The sun and its reflection meeting at dusk. 

My brother Jonathan and cousin Andy fishing off the dock. 

My sister Jennifer talking with her boyfriend after her college graduation. 

A view of the creamy evening sky melting into the landscape. 

Sunday, November 4, 2012


I was at the Blue Bird Bake Shop yet again to grab another delicious cupcake. As I was sitting on one of the lush stuffed chairs my eyes moved around the room. There is a lot to take in: the painting on the wall, the little blue bird statues lining the shelves, and the modest holiday display in the center of the room.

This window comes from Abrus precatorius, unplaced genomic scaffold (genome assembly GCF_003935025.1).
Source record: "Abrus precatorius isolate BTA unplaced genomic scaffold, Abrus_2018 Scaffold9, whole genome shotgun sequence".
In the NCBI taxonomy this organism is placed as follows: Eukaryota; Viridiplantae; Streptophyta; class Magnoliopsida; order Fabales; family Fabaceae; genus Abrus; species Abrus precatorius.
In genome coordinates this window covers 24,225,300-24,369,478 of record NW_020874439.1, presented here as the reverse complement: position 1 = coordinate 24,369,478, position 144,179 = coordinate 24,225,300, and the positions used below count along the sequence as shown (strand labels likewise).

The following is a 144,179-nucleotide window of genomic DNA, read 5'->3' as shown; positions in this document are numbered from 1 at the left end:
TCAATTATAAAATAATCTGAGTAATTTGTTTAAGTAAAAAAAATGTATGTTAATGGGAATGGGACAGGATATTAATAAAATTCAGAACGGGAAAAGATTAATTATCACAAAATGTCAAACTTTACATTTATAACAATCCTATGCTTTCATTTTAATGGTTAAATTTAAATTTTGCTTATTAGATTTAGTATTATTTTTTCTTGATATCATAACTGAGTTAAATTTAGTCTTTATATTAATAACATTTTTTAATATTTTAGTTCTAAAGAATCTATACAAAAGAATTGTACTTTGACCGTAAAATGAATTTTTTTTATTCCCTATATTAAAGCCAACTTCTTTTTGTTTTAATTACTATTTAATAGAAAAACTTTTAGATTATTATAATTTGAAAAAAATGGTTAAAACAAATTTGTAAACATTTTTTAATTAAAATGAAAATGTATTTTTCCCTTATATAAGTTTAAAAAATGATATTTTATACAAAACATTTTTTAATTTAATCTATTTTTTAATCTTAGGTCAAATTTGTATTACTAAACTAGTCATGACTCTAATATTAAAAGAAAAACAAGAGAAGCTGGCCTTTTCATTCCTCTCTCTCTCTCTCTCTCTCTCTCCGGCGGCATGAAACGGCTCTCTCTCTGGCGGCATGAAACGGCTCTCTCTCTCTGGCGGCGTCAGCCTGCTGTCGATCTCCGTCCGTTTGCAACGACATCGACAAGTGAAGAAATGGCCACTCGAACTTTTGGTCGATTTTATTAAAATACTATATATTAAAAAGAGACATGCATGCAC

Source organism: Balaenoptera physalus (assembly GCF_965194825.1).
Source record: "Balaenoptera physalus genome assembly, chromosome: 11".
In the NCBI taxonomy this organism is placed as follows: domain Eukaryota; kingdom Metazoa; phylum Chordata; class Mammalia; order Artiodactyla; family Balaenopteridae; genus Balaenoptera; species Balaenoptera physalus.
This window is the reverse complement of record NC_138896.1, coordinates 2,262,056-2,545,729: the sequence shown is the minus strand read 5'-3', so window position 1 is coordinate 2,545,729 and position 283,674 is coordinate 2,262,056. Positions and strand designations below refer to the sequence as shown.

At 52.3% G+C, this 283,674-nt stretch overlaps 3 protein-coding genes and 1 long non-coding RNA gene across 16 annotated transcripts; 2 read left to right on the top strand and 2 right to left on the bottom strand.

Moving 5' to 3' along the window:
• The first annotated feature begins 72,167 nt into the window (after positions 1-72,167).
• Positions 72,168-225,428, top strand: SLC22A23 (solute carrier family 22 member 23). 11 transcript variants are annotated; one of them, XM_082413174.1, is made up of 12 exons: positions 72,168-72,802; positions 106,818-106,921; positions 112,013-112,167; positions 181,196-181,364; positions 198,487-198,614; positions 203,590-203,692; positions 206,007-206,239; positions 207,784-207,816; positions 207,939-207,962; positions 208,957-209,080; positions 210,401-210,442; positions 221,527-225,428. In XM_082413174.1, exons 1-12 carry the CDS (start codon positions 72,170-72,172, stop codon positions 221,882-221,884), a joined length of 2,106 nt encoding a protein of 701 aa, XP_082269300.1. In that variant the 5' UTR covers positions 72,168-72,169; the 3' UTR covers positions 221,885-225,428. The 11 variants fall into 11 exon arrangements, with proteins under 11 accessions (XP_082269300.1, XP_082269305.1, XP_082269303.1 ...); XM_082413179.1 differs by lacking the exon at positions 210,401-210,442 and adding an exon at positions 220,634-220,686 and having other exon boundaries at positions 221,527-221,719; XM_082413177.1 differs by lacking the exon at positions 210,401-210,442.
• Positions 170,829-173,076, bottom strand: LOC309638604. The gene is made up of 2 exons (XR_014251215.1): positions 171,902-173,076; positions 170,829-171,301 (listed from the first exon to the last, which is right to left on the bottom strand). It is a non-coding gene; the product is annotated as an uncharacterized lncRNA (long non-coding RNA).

For me, the most striking part of the room was the area where the legs of the table meet the floor.

Although the bake shop is only a few years old the building it is housed in dates back much earlier. The dainty hexagon pattern is old and most likely the original flooring. It was probably white at one time but has mellowed into a soft cream color. The shiny blue legs of the metal table strike down to the floor in smooth, bold lines. They break up the delicate ceramic honeycomb. Modern gloss upon weathered tile.